Portulaca fruticosa L.
Talinum fruticosum is a herbaceous perennial plant that is native to Mexico, the Caribbean, West Africa, Central America, and much of South America. Common names include Ceylon spinach, waterleaf, cariru, Gbure, Surinam purslane, Philippine spinach, Florida spinach, potherb fameflower, Lagos bologi, sweetheart, and Kutu bataw in Ghana from the Akan language It is widely grown in tropical regions as a leaf vegetable.
The plant grows erect, reaching a height of 30 to 100 cm (12 to 39 in). It bears small, pink flowers and broad, fleshy leaves.
As a leaf vegetable, T. fruticosum is rich in vitamins, including vitamins A and C, and minerals such as iron and calcium. Because it is high in oxalic acid, consumption should be avoided or limited by those suffering from kidney disorders, gout, and rheumatoid arthritis. It is cultivated in West Africa, South Asia, Southeast Asia, and the warmer parts of North and South America. Along with Celosia species, T. fruticosum is one of the most important leaf vegetables of Nigeria. In Brazil it is grown along the banks of the Amazon River, and is consumed mainly in the states of Pará and Amazonas.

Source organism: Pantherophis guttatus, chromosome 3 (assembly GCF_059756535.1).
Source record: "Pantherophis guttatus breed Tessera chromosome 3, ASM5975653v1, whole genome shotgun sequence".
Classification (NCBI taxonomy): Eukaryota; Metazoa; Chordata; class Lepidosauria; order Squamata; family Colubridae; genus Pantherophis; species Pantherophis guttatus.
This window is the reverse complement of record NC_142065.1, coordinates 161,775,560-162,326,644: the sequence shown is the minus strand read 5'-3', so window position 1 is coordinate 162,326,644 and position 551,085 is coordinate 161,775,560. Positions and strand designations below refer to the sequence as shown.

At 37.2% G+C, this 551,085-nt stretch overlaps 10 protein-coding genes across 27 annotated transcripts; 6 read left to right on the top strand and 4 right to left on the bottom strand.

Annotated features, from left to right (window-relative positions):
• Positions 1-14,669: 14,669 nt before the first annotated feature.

- ^ a b "Talinum fruticosum". Germplasm Resources Information Network (GRIN). Agricultural Research Service (ARS), United States Department of Agriculture (USDA). Retrieved 2010-08-03.
- ^ USDA, NRCS (n.d.). "Talinum triangulare". The PLANTS Database (plants.usda.gov). Greensboro, North Carolina: National Plant Data Team. Retrieved 7 December 2015.
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